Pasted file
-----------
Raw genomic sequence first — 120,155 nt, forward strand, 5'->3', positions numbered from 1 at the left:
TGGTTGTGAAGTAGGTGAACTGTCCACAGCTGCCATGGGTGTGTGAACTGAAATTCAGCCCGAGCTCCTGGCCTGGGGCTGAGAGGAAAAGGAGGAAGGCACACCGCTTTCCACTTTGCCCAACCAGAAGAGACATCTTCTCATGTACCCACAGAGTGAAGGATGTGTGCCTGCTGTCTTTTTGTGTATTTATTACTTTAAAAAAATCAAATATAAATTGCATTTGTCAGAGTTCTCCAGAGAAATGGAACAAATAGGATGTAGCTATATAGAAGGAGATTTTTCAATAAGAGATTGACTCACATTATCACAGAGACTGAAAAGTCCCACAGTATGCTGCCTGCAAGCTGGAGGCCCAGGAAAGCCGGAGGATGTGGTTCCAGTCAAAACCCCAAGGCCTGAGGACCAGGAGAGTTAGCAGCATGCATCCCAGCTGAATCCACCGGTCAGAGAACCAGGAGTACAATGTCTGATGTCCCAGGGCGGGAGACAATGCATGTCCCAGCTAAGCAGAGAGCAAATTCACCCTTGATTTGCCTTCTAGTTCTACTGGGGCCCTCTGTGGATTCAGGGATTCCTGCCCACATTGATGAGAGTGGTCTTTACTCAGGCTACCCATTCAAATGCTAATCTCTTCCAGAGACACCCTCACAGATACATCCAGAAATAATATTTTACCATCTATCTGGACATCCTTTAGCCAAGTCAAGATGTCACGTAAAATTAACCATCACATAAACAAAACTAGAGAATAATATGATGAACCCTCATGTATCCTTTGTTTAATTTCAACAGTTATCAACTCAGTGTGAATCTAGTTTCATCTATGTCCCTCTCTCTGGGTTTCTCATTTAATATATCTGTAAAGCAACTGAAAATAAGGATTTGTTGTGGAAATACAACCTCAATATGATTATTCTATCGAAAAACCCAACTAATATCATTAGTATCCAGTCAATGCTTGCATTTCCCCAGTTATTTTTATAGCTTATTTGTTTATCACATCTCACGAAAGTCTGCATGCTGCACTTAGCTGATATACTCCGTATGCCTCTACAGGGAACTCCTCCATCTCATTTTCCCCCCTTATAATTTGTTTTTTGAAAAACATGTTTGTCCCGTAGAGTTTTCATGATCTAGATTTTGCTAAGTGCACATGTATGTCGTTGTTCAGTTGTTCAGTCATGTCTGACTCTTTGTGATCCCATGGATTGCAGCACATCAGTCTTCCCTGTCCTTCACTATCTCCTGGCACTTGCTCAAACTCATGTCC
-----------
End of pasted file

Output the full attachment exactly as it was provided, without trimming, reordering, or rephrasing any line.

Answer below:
Raw genomic sequence first — 120,155 nt, forward strand, 5'->3', positions numbered from 1 at the left:
TGGTTGTGAAGTAGGTGAACTGTCCACAGCTGCCATGGGTGTGTGAACTGAAATTCAGCCCGAGCTCCTGGCCTGGGGCTGAGAGGAAAAGGAGGAAGGCACACCGCTTTCCACTTTGCCCAACCAGAAGAGACATCTTCTCATGTACCCACAGAGTGAAGGATGTGTGCCTGCTGTCTTTTTGTGTATTTATTACTTTAAAAAAATCAAATATAAATTGCATTTGTCAGAGTTCTCCAGAGAAATGGAACAAATAGGATGTAGCTATATAGAAGGAGATTTTTCAATAAGAGATTGACTCACATTATCACAGAGACTGAAAAGTCCCACAGTATGCTGCCTGCAAGCTGGAGGCCCAGGAAAGCCGGAGGATGTGGTTCCAGTCAAAACCCCAAGGCCTGAGGACCAGGAGAGTTAGCAGCATGCATCCCAGCTGAATCCACCGGTCAGAGAACCAGGAGTACAATGTCTGATGTCCCAGGGCGGGAGACAATGCATGTCCCAGCTAAGCAGAGAGCAAATTCACCCTTGATTTGCCTTCTAGTTCTACTGGGGCCCTCTGTGGATTCAGGGATTCCTGCCCACATTGATGAGAGTGGTCTTTACTCAGGCTACCCATTCAAATGCTAATCTCTTCCAGAGACACCCTCACAGATACATCCAGAAATAATATTTTACCATCTATCTGGACATCCTTTAGCCAAGTCAAGATGTCACGTAAAATTAACCATCACATAAACAAAACTAGAGAATAATATGATGAACCCTCATGTATCCTTTGTTTAATTTCAACAGTTATCAACTCAGTGTGAATCTAGTTTCATCTATGTCCCTCTCTCTGGGTTTCTCATTTAATATATCTGTAAAGCAACTGAAAATAAGGATTTGTTGTGGAAATACAACCTCAATATGATTATTCTATCGAAAAACCCAACTAATATCATTAGTATCCAGTCAATGCTTGCATTTCCCCAGTTATTTTTATAGCTTATTTGTTTATCACATCTCACGAAAGTCTGCATGCTGCACTTAGCTGATATACTCCGTATGCCTCTACAGGGAACTCCTCCATCTCATTTTCCCCCCTTATAATTTGTTTTTTGAAAAACATGTTTGTCCCGTAGAGTTTTCATGATCTAGATTTTGCTAAGTGCACATGTATGTCGTTGTTCAGTTGTTCAGTCATGTCTGACTCTTTGTGATCCCATGGATTGCAGCACATCAGTCTTCCCTGTCCTTCACTATCTCCTGGCACTTGCTCAAACTCATGTCC